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Gove must tackle Surrey's failing schools too

I had a conversation on Twitter yesterday with Fiona Millar, the partner of Alastair Campbell and a staunch opponent of Education Secretary Michael Gove's proposals new management at Downhills the failing primary school in Tottenham. Gove is encouraged that in the 166 sponsored Academies with results in both 2010 and 2011, the percentage point increase in pupils achieving 5+ A*-C including English and Maths was double that of maintained schools. Also that some chains are doing particularly well ARK, the Harris Federation and ULT.

But Millar thinks that making Downhills an academy is unfair. It was below the "floor" of 60% of its children achieving the required standard in English and maths for five years. Last year it was up to 61% but Ofsted have just confirmed they judge it to be a failing school. The head has resigned and it is blindingly obvious that the school needs a fresh start. If it has been making any progress at all it is too slow. Yet, asks Millar, in terms of consistency, should not other failing schools also be taken over? Why target Tottenham?

She asks: What about the schools in Surrey, for instance? (Where Gove is one of the MPs.) But while Downhills is proposed to be the first school to be required to become an academy Millar should be reassured that it will not be the only one. The Government have a hit list of 200 schools that have been below the floor for five years or more.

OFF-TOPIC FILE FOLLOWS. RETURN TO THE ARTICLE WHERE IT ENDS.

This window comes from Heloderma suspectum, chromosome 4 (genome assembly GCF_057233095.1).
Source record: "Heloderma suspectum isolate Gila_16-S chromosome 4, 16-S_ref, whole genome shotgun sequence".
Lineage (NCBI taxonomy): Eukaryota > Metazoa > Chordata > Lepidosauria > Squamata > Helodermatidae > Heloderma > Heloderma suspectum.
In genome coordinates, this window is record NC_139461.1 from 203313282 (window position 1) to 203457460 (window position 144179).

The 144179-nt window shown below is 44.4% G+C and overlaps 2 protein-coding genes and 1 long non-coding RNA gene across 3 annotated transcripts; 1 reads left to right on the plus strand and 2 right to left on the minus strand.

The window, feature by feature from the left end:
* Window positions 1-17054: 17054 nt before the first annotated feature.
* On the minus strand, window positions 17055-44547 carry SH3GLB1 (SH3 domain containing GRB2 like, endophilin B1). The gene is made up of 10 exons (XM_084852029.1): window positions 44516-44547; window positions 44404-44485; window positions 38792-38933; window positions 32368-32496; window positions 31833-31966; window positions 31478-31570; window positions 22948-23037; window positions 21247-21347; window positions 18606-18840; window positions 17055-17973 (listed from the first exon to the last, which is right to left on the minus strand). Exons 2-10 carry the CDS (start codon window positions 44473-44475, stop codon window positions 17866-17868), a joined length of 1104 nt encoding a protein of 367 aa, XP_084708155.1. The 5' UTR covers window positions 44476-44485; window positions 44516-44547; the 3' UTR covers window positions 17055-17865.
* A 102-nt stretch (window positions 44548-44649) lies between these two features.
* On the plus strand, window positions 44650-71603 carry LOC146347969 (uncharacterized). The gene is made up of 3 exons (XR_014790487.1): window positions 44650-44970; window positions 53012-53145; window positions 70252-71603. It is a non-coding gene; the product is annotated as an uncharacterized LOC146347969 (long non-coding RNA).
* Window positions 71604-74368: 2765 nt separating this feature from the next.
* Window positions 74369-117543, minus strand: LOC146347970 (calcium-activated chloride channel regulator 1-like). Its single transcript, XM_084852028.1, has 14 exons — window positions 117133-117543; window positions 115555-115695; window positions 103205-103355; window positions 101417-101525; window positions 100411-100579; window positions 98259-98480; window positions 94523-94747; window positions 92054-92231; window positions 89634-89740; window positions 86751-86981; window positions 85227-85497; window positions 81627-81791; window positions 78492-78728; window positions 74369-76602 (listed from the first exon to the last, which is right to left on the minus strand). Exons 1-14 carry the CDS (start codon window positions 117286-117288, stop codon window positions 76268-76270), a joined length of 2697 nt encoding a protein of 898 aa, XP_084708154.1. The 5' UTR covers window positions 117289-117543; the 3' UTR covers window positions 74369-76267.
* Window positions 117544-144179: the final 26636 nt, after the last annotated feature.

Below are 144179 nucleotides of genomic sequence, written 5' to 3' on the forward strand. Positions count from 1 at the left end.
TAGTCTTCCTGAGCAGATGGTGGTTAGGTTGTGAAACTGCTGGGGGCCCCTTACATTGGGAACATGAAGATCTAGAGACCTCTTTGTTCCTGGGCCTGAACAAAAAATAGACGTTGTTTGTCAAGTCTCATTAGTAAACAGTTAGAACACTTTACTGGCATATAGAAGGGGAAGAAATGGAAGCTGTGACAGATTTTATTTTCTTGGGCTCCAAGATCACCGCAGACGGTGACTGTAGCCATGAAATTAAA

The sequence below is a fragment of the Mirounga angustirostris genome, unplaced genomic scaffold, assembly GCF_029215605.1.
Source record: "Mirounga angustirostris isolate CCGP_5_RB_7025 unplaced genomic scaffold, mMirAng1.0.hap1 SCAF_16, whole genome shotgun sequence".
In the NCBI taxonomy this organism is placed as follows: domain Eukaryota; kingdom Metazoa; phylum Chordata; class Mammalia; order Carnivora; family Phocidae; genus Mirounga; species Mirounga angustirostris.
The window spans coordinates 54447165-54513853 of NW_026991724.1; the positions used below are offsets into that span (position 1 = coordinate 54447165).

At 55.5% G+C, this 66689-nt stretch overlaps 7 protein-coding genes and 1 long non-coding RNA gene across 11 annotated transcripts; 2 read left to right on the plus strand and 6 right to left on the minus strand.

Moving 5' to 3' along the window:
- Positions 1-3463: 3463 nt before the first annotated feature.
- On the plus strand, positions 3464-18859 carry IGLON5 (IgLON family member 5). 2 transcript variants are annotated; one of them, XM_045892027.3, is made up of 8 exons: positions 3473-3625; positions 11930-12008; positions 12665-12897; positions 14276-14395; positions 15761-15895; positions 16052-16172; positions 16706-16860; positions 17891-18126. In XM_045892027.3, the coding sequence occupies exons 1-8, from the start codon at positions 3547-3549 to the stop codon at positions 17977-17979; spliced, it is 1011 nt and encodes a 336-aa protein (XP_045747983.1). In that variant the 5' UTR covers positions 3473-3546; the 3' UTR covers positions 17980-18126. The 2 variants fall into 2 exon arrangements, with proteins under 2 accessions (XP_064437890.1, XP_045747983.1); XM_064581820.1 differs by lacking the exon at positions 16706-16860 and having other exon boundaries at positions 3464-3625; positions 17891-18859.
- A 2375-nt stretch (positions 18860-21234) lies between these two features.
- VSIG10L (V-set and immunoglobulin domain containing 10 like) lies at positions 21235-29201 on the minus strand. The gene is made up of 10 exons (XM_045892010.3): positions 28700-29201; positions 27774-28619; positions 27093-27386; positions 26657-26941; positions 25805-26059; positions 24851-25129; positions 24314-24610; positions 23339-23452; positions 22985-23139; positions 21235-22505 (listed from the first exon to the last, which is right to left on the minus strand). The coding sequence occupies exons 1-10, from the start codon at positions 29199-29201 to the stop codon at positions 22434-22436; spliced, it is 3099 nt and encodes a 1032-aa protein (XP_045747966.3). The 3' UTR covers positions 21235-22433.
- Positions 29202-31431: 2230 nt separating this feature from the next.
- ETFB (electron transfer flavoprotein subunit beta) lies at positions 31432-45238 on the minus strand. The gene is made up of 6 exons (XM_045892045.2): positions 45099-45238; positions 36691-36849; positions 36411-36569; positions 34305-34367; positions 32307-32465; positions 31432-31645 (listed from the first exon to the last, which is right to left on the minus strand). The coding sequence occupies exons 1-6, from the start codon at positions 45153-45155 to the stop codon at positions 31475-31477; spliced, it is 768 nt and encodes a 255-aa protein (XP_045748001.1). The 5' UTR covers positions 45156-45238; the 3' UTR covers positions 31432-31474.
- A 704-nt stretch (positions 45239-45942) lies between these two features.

I see no reason while Surrey should be excluded from the process. Certainly many affluent residents can afford to pay fees for the children to  attend independent schools. But most Surrey parents can not. Of the state schools many have already escaped the clutches of Surrey County Council to become academies. But often those still under the Council's control are doing a poor job.

What about Ash Grange Primary School in Aldershot where only 30% achieve the required standard in English and Maths? Or the Pilgrams Way School in Farnham where only 33% do?

What of the fate of the parents of Godalming where the choice is between a range of "failing" and "inadequate" schools?

Consistency should be achieved by the failing schools of Surrey also being taken over. The problem is that should this be done Fiona Millar would be quick to pitch up in Godalming at protest meetings alongside the union reps demanding: "Hands off our failing schools."


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